Considering how much we pay for cars it occurs to me that feigning they’re not there, pretending they blend in with the wallpaper, is just short of outlandish! Years ago I chatted with a fellow who drove his Rolls Royce across the continent from east to west. Along the way he would stop at drive-in restaurants and pretend to be the chauffeur – just to avoid having to shelter himself from others who felt entitled to register their disapproval or jealousy of the worldly display. Unquestionably anyone whom I have known who bought a new car – whatever it was – was proud of it even consumed by it. The modern contraption is a mechanical and technical wonder! I have yet to surmount the pinnacle of current manufacturing achievement. The further projected ascent to the electric hybrids is presently beyond my imagination.
I am such a selfish person – or at the very least, such a narrow-minded person – that I have always felt that whatever vehicle I drove was the nec plus ultra. I confess too that I regularly extol myself for the acquisition, a perceived (but admittedly misguided) reflection of my own ingenuity and taste. It is more tolerable to endure the affection we routinely have for our sheet metal when one recalls that there is no one car which captures the delight of everyone. Jeep for example is right out! Others are content with the comical abbreviation called Deux Chevaux (2CV) by Citröen. The last time I saw one of those oddities in their full splendour was when ambling in a Ford Galaxy 500 convertible from the Costa Brava along the French Riviera en route to Sanremo, Italy. The Deux Chevaux inexplicably careened off the narrow road into a small stone wall where the two doors exploded open and the passengers were politely ejected to a safe but unceremonious recovery on the surrounding grass. The canvass seats meanwhile fluttered in a balmy breeze from the Mediterranean Sea.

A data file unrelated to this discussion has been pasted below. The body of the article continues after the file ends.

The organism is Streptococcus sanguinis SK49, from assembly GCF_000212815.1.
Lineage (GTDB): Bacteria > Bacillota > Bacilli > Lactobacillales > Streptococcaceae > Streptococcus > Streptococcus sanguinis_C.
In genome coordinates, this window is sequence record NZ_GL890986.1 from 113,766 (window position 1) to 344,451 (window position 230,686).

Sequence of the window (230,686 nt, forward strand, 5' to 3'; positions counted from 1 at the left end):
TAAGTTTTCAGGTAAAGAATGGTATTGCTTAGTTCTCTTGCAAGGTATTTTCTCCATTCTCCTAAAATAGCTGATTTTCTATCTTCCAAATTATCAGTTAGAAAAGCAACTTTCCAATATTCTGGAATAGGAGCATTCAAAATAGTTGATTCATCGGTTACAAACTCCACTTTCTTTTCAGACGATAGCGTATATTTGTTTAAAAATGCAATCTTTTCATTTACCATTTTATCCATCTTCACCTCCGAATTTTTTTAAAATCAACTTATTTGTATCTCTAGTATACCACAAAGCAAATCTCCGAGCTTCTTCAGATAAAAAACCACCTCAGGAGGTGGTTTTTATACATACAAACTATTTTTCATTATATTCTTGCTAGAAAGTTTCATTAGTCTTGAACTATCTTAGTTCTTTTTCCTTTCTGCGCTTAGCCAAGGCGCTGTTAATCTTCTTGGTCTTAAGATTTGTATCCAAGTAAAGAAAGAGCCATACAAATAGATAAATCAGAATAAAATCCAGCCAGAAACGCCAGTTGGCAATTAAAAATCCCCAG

By contrast one of my first cars was a Pontiac Grand Prix, a credit to the American devotion to superfluity and pizzazz. When I happened to meet Henry Davis coming from the gym at Carleton University many years ago I offered him a drive to the parking lot in my new car. Upon entering it Henry exclaimed, “One needn’t ask if you’re circumcised!” Henry was as you might imagine a hopelessly entrenched Anglican; but I can assure you that his apparent bias is more than excused by his less articulated collection of other weaknesses and singular preferences.
Although it is not a universal occurrence, more often than not when I am about to switch from one car to another I regularly hesitate because of my fear that the new one will not rise to the standards of the current one. Why I imagine this impediment is the result of having had on two occasions at least bought a new car which unhesitatingly qualified as a “lemon“. In the words of the former clerk at Grigorio’s watch importers in Toronto, the Breitling watches are “not grown on trees“. Unfortunately for Mr. Grigorio the Swiss manufacturer preferred to identify the particular embarrassment (randomly ejecting pins) as an in-house defect. Generally speaking though the public requires some education regarding the inherent possibilities in any material product (an observation which I suppose applies to everything). The automotive industry’s answer to those swirling contaminants is the so-called “warranty” which in my experience is about as malleable as the fine print in an insurance contract.
I have succeeded to disabuse myself of any hesitancy to revel in this historic American love affair. Indeed I willingly confess my lurid, repeated and unrepentant attraction! Certainly it softens the immodesty to assert that at my advanced age – and during this invalidating and remorselessly diluting pandemic – driving my car is one of the few innocent but enthusing diversions I am comfortably able to sustain. And repeat. Daily. As proof: the car I bought six months ago already has 24,000 Kms. This detail – combined with its inevitable fallout against market value – inspires me to renew my automobile romance annually. In case you care to know I have long ago rationalized the imperturbable truth that we will no more defeat the car dealers in their commercial entitlement than we can stop a teething baby crying.